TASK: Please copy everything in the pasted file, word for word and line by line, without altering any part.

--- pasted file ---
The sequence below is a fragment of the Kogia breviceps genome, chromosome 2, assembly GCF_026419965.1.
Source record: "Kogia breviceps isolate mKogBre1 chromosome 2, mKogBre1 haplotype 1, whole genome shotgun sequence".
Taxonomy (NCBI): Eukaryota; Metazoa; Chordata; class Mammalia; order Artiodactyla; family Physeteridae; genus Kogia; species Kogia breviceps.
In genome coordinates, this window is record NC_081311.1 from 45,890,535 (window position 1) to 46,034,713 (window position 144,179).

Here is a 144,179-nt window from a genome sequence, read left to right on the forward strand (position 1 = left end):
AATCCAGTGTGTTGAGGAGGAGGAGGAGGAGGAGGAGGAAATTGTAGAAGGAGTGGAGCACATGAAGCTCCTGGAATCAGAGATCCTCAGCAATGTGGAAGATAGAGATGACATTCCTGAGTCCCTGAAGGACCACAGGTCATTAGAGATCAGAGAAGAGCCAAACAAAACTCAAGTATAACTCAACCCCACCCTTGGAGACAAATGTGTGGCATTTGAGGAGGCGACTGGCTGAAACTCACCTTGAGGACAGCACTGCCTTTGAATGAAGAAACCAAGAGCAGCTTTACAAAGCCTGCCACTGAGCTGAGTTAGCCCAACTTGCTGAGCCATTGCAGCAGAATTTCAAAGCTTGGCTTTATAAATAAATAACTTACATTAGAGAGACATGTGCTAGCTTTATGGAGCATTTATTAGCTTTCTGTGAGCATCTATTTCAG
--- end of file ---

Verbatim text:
The sequence below is a fragment of the Kogia breviceps genome, chromosome 2, assembly GCF_026419965.1.
Source record: "Kogia breviceps isolate mKogBre1 chromosome 2, mKogBre1 haplotype 1, whole genome shotgun sequence".
Taxonomy (NCBI): Eukaryota; Metazoa; Chordata; class Mammalia; order Artiodactyla; family Physeteridae; genus Kogia; species Kogia breviceps.
In genome coordinates, this window is record NC_081311.1 from 45,890,535 (window position 1) to 46,034,713 (window position 144,179).

Here is a 144,179-nt window from a genome sequence, read left to right on the forward strand (position 1 = left end):
AATCCAGTGTGTTGAGGAGGAGGAGGAGGAGGAGGAGGAAATTGTAGAAGGAGTGGAGCACATGAAGCTCCTGGAATCAGAGATCCTCAGCAATGTGGAAGATAGAGATGACATTCCTGAGTCCCTGAAGGACCACAGGTCATTAGAGATCAGAGAAGAGCCAAACAAAACTCAAGTATAACTCAACCCCACCCTTGGAGACAAATGTGTGGCATTTGAGGAGGCGACTGGCTGAAACTCACCTTGAGGACAGCACTGCCTTTGAATGAAGAAACCAAGAGCAGCTTTACAAAGCCTGCCACTGAGCTGAGTTAGCCCAACTTGCTGAGCCATTGCAGCAGAATTTCAAAGCTTGGCTTTATAAATAAATAACTTACATTAGAGAGACATGTGCTAGCTTTATGGAGCATTTATTAGCTTTCTGTGAGCATCTATTTCAG